But God ... He's Not Very Lovable Right Now - Encouragement for Today - June 17, 2014

Jill Savage

JUNE 17, 2014

But God ... He's Not Very Lovable Right Now

"Love is patient, love is kind. It does not envy, it does not boast, it is not proud. It does not dishonor others, it is not self-seeking, it is not easily angered, it keeps no record of wrongs. Love does not delight in evil but rejoices with the truth. It always protects, always trusts, always hopes, always perseveres." 1 Corinthians 13:4-7 (NIV)

My emotions swirled in frustration during a particularly difficult season of my marriage. My husband's disillusionment with life, God and our marriage had taken him to a place of rock-bottom depression. It was one of the darkest seasons I'd ever experienced.

"God, show me what you want me to do," I whispered in desperation.

"I want you to love him." I heard deep in my soul.

Immediately I responded, "But God ... he's not very lovable right now."

"I know, Jill. Sometimes you aren't either," God whispered back.

"Okay, Lord. I get that. You love me when I'm not very lovable. Show me how to do the same."

That conversation with God launched a much-needed lesson about what real love looks like in everyday life as a wife and a mom.

Love is a blend of affection, devotion and loyalty. It is part emotion and part commitment. Real love — unconditional love — is hope blended into the reality of life.

Two years after that hard season of marriage, I found myself in a difficult season of parenting. As a mother of five, we'd faced plenty of parenting trials, but none quite as challenging or long-suffering as this season with one of our children. I knew God needed me to respond in love to my child who was anything but lovable in this hard time.

Our imperfect family members need to know that our love is never in doubt. It always protects, trusts, hopes and perseveres.

When God is the leader of our lives, He asks us to deny ourselves and follow Him. That means resisting the way we want to react and instead choosing to respond the way God wants us to respond.

There's a battle that happens inside of us between doing things our way and doing things God's way. When we let God win that battle, we take a step of maturity in our faith. We also get to experience a sense of joy when we experience the victory of handling things God's way instead of our way.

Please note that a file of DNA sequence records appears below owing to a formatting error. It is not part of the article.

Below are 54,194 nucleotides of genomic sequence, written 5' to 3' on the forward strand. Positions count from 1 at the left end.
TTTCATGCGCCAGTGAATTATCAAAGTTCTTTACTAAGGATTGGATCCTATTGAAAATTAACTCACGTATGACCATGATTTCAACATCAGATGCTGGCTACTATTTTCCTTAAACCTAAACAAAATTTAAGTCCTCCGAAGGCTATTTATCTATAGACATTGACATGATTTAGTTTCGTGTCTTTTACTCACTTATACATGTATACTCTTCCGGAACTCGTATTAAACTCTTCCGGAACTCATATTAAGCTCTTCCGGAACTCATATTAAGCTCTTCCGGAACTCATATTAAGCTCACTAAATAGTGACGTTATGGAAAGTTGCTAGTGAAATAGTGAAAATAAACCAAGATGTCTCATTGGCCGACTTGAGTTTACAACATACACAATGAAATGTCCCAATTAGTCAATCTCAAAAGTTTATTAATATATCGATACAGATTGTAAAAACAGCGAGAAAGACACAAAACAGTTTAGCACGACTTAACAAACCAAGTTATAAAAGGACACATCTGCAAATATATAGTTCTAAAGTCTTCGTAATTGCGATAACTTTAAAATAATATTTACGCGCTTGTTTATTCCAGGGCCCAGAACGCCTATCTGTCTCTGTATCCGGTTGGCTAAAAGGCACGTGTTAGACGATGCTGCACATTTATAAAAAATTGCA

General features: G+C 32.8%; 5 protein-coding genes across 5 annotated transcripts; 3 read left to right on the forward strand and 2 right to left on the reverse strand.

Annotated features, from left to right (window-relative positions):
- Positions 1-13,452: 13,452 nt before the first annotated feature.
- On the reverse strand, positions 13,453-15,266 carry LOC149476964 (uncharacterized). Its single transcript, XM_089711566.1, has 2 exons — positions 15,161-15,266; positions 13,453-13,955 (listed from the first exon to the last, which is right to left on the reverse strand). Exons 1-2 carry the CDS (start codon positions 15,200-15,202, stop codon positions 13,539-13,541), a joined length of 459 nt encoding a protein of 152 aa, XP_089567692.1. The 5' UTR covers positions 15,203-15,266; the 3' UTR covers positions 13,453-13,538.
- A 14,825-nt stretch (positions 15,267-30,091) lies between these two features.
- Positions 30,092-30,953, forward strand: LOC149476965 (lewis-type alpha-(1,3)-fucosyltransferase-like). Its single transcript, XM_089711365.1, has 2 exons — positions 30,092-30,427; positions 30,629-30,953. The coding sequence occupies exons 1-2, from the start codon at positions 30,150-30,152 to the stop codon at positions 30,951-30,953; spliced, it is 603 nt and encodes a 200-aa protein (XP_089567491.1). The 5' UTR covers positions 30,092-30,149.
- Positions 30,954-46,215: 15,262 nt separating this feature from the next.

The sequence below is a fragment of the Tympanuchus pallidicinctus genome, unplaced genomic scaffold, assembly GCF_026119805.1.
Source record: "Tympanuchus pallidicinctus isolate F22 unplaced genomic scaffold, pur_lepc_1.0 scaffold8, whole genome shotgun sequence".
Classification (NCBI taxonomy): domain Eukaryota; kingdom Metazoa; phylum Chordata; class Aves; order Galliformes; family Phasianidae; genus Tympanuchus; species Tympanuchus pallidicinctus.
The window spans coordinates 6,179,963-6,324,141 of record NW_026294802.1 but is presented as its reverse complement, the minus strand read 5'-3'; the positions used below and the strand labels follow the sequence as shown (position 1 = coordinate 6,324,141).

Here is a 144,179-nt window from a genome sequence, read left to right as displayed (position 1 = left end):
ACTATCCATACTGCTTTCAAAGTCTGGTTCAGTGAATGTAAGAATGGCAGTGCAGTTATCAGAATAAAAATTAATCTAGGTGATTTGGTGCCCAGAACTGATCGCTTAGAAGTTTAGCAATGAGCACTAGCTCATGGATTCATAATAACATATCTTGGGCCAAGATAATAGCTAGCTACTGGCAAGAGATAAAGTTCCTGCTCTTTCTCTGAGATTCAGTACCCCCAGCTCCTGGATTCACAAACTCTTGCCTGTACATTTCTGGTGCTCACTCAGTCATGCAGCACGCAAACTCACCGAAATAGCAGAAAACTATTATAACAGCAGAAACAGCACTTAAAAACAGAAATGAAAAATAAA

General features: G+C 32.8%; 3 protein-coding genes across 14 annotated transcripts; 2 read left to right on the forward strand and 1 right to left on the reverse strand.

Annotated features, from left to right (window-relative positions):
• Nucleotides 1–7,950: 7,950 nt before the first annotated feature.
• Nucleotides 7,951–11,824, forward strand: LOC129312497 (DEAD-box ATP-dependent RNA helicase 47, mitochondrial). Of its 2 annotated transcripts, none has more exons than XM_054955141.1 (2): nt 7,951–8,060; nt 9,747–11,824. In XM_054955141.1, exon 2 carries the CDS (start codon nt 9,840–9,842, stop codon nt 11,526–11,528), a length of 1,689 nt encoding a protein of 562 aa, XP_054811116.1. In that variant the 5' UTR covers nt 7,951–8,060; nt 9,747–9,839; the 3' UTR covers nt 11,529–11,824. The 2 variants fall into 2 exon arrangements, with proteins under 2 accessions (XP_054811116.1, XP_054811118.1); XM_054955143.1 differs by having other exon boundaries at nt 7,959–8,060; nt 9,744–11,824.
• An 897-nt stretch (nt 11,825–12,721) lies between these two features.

I opened my Bible to 1 Corinthians 13:4-7 and began to perform a parenting love audit as it related to my child:

Love is patient. Am I patient with my child who is so different than I am?

Love is kind. Am I kind when it takes my child twice the amount of time to do something than I think it should?

Love does not envy. Do I wish my child were more like someone else's child?

Love does not boast. Am I quick to share what my child does well or hide areas when my child doesn't seem to measure up?

Love is not proud. Am I hesitant to share how I'm really doing or how my child is really doing out of a fear of what people will think?

Love does not dishonor others. Do I ever dishonor my child, demanding that he be someone other than the unique person God has made him to be?

Love is not self-seeking. Am I ever selfish in my interactions with my child?

Love is not easily angered. How much energy do I waste being angry at my child?

Love keeps no record of wrongs. Do I have an ongoing list in my head about everything my child has done wrong?

Love does not delight in evil but rejoices in the truth. Do I keep my mind focused on God's truth about my child?

Love protects. Do I protect this unique human being God entrusted to me even when he challenges my authority?

Love trusts. Do I trust that God has a bigger picture in mind for this child's life?

Love hopes. Do I hope and believe the best for this child, or do I dread what tomorrow might bring?

Love perseveres. Do I keep my mind on the future possibilities rather than focusing on the difficulties and challenges I'm dealing with today?

Thank You, God, for loving me with all my faults. And thank You for the imperfect people I live with. I know You use their imperfections to help me mature and mold me to be more like You. I also know You use my imperfections in that process, too. Help me to keep Your Truth embedded in my heart, so I can love without stopping, even when they don't feel so loveable. In Jesus' Name, Amen.

1 Corinthians 16:13-14, "Keep your eyes open, hold tight to your convictions, give it all you've got, be resolute, and love without stopping." (MSG)

Looking for practical, realistic and relevant ideas on parenting? Pick up a copy of No More Perfect Kids by Jill Savage and Dr. Kathy Koch.

Stop by NoMorePerfect.com to sign up for the free 13-Day No More Perfect Kids Email Challenge and to find more encouragement from Jill Savage and Hearts at Home.

Visit Jill's blog and receive the parenting love audit in today's devotional as a free printable.

Enter to WIN a copy of No More Perfect Kids by Jill Savage. In celebration of this book, Moody Publishers is giving away 10 copies! Enter to win by leaving a comment on our devotions web page, letting us know why you'd like a copy for yourself OR who you would give the book to, if you won. {We'll randomly select 10 winners and email notifications to each one, on Mon., June 23.}

Which family member most needs your unconditional love right now?

How could applying 1 Corinthians 13, the "Love Chapter," to your challenge equip you to respond God's way rather than react your way?

© 2014 by Jill Savage. All rights reserved.

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Originally published Tuesday, 17 June 2014.